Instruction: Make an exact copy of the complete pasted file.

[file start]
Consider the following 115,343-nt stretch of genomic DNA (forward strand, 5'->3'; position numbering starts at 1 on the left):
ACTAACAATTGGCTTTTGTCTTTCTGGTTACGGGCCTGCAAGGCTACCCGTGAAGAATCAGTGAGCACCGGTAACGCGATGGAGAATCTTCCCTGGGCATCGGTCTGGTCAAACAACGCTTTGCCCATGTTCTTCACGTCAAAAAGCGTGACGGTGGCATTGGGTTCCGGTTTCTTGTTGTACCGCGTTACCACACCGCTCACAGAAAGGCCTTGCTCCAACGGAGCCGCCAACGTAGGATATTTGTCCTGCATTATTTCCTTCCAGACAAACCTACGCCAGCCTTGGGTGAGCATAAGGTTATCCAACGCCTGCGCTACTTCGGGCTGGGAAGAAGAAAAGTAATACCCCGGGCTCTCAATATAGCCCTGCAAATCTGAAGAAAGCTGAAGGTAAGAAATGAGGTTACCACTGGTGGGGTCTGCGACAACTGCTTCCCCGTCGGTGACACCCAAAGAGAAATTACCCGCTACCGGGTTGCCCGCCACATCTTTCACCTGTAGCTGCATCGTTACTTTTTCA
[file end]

Consider the following 115,343-nt stretch of genomic DNA (forward strand, 5'->3'; position numbering starts at 1 on the left):
ACTAACAATTGGCTTTTGTCTTTCTGGTTACGGGCCTGCAAGGCTACCCGTGAAGAATCAGTGAGCACCGGTAACGCGATGGAGAATCTTCCCTGGGCATCGGTCTGGTCAAACAACGCTTTGCCCATGTTCTTCACGTCAAAAAGCGTGACGGTGGCATTGGGTTCCGGTTTCTTGTTGTACCGCGTTACCACACCGCTCACAGAAAGGCCTTGCTCCAACGGAGCCGCCAACGTAGGATATTTGTCCTGCATTATTTCCTTCCAGACAAACCTACGCCAGCCTTGGGTGAGCATAAGGTTATCCAACGCCTGCGCTACTTCGGGCTGGGAAGAAGAAAAGTAATACCCCGGGCTCTCAATATAGCCCTGCAAATCTGAAGAAAGCTGAAGGTAAGAAATGAGGTTACCACTGGTGGGGTCTGCGACAACTGCTTCCCCGTCGGTGACACCCAAAGAGAAATTACCCGCTACCGGGTTGCCCGCCACATCTTTCACCTGTAGCTGCATCGTTACTTTTTCA